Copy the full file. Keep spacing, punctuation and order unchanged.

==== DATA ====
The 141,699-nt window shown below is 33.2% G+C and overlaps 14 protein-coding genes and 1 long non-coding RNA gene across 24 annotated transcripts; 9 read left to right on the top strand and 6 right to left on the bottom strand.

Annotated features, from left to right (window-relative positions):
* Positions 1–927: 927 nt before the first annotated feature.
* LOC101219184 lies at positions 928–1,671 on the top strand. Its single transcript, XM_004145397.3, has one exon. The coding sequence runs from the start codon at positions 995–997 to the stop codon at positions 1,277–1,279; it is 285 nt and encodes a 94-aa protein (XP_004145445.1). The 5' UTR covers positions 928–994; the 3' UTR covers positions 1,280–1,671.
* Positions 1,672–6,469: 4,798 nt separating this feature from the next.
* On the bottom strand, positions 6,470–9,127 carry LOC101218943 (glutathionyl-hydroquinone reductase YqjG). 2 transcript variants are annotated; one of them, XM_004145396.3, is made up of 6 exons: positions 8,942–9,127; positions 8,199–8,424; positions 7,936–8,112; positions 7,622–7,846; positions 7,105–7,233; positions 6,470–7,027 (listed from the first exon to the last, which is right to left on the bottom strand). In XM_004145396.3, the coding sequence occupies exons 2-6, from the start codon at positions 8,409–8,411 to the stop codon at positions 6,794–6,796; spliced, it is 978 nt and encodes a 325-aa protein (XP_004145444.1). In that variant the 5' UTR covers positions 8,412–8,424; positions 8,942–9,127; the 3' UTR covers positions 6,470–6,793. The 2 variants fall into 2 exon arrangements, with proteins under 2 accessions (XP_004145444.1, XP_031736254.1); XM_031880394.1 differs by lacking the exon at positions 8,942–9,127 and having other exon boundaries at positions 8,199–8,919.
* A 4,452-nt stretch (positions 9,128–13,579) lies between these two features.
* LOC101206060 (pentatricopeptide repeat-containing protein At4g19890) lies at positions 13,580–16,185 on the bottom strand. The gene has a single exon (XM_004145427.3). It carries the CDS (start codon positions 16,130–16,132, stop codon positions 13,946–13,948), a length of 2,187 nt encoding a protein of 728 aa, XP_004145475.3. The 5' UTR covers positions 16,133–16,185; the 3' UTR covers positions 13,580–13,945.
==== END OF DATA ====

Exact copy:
The 141,699-nt window shown below is 33.2% G+C and overlaps 14 protein-coding genes and 1 long non-coding RNA gene across 24 annotated transcripts; 9 read left to right on the top strand and 6 right to left on the bottom strand.

Annotated features, from left to right (window-relative positions):
* Positions 1–927: 927 nt before the first annotated feature.
* LOC101219184 lies at positions 928–1,671 on the top strand. Its single transcript, XM_004145397.3, has one exon. The coding sequence runs from the start codon at positions 995–997 to the stop codon at positions 1,277–1,279; it is 285 nt and encodes a 94-aa protein (XP_004145445.1). The 5' UTR covers positions 928–994; the 3' UTR covers positions 1,280–1,671.
* Positions 1,672–6,469: 4,798 nt separating this feature from the next.
* On the bottom strand, positions 6,470–9,127 carry LOC101218943 (glutathionyl-hydroquinone reductase YqjG). 2 transcript variants are annotated; one of them, XM_004145396.3, is made up of 6 exons: positions 8,942–9,127; positions 8,199–8,424; positions 7,936–8,112; positions 7,622–7,846; positions 7,105–7,233; positions 6,470–7,027 (listed from the first exon to the last, which is right to left on the bottom strand). In XM_004145396.3, the coding sequence occupies exons 2-6, from the start codon at positions 8,409–8,411 to the stop codon at positions 6,794–6,796; spliced, it is 978 nt and encodes a 325-aa protein (XP_004145444.1). In that variant the 5' UTR covers positions 8,412–8,424; positions 8,942–9,127; the 3' UTR covers positions 6,470–6,793. The 2 variants fall into 2 exon arrangements, with proteins under 2 accessions (XP_004145444.1, XP_031736254.1); XM_031880394.1 differs by lacking the exon at positions 8,942–9,127 and having other exon boundaries at positions 8,199–8,919.
* A 4,452-nt stretch (positions 9,128–13,579) lies between these two features.
* LOC101206060 (pentatricopeptide repeat-containing protein At4g19890) lies at positions 13,580–16,185 on the bottom strand. The gene has a single exon (XM_004145427.3). It carries the CDS (start codon positions 16,130–16,132, stop codon positions 13,946–13,948), a length of 2,187 nt encoding a protein of 728 aa, XP_004145475.3. The 5' UTR covers positions 16,133–16,185; the 3' UTR covers positions 13,580–13,945.